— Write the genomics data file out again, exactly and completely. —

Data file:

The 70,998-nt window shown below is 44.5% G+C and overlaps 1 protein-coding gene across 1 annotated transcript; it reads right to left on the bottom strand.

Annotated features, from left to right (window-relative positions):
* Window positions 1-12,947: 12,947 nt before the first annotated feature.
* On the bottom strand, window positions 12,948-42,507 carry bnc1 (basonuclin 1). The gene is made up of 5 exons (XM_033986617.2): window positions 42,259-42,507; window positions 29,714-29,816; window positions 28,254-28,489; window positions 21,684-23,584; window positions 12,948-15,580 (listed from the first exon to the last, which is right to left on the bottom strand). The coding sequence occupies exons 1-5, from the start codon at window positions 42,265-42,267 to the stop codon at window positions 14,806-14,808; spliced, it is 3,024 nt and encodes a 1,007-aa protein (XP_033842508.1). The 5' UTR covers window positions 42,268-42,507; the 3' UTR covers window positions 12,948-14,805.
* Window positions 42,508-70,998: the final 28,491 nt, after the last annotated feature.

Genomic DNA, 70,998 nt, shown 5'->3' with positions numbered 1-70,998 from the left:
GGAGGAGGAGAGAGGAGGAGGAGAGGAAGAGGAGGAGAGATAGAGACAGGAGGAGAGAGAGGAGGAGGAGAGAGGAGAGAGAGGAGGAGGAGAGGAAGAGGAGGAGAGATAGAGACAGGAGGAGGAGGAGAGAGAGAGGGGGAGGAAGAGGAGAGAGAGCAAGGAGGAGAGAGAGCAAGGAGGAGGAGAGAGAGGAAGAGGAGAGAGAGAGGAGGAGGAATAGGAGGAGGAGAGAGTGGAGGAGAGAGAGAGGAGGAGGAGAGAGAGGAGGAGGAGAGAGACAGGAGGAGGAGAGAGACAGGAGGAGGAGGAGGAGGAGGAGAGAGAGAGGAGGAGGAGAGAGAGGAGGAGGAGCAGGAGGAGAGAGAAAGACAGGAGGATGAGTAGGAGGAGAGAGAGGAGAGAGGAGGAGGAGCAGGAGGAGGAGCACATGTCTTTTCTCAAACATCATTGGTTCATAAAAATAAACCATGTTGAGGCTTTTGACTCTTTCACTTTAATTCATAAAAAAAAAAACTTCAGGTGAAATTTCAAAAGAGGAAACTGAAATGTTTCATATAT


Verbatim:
The 70,998-nt window shown below is 44.5% G+C and overlaps 1 protein-coding gene across 1 annotated transcript; it reads right to left on the bottom strand.

Annotated features, from left to right (window-relative positions):
* Window positions 1-12,947: 12,947 nt before the first annotated feature.
* On the bottom strand, window positions 12,948-42,507 carry bnc1 (basonuclin 1). The gene is made up of 5 exons (XM_033986617.2): window positions 42,259-42,507; window positions 29,714-29,816; window positions 28,254-28,489; window positions 21,684-23,584; window positions 12,948-15,580 (listed from the first exon to the last, which is right to left on the bottom strand). The coding sequence occupies exons 1-5, from the start codon at window positions 42,265-42,267 to the stop codon at window positions 14,806-14,808; spliced, it is 3,024 nt and encodes a 1,007-aa protein (XP_033842508.1). The 5' UTR covers window positions 42,268-42,507; the 3' UTR covers window positions 12,948-14,805.
* Window positions 42,508-70,998: the final 28,491 nt, after the last annotated feature.

Genomic DNA, 70,998 nt, shown 5'->3' with positions numbered 1-70,998 from the left:
GGAGGAGGAGAGAGGAGGAGGAGAGGAAGAGGAGGAGAGATAGAGACAGGAGGAGAGAGAGGAGGAGGAGAGAGGAGAGAGAGGAGGAGGAGAGGAAGAGGAGGAGAGATAGAGACAGGAGGAGGAGGAGAGAGAGAGGGGGAGGAAGAGGAGAGAGAGCAAGGAGGAGAGAGAGCAAGGAGGAGGAGAGAGAGGAAGAGGAGAGAGAGAGGAGGAGGAATAGGAGGAGGAGAGAGTGGAGGAGAGAGAGAGGAGGAGGAGAGAGAGGAGGAGGAGAGAGACAGGAGGAGGAGAGAGACAGGAGGAGGAGGAGGAGGAGGAGAGAGAGAGGAGGAGGAGAGAGAGGAGGAGGAGCAGGAGGAGAGAGAAAGACAGGAGGATGAGTAGGAGGAGAGAGAGGAGAGAGGAGGAGGAGCAGGAGGAGGAGCACATGTCTTTTCTCAAACATCATTGGTTCATAAAAATAAACCATGTTGAGGCTTTTGACTCTTTCACTTTAATTCATAAAAAAAAAAACTTCAGGTGAAATTTCAAAAGAGGAAACTGAAATGTTTCATATAT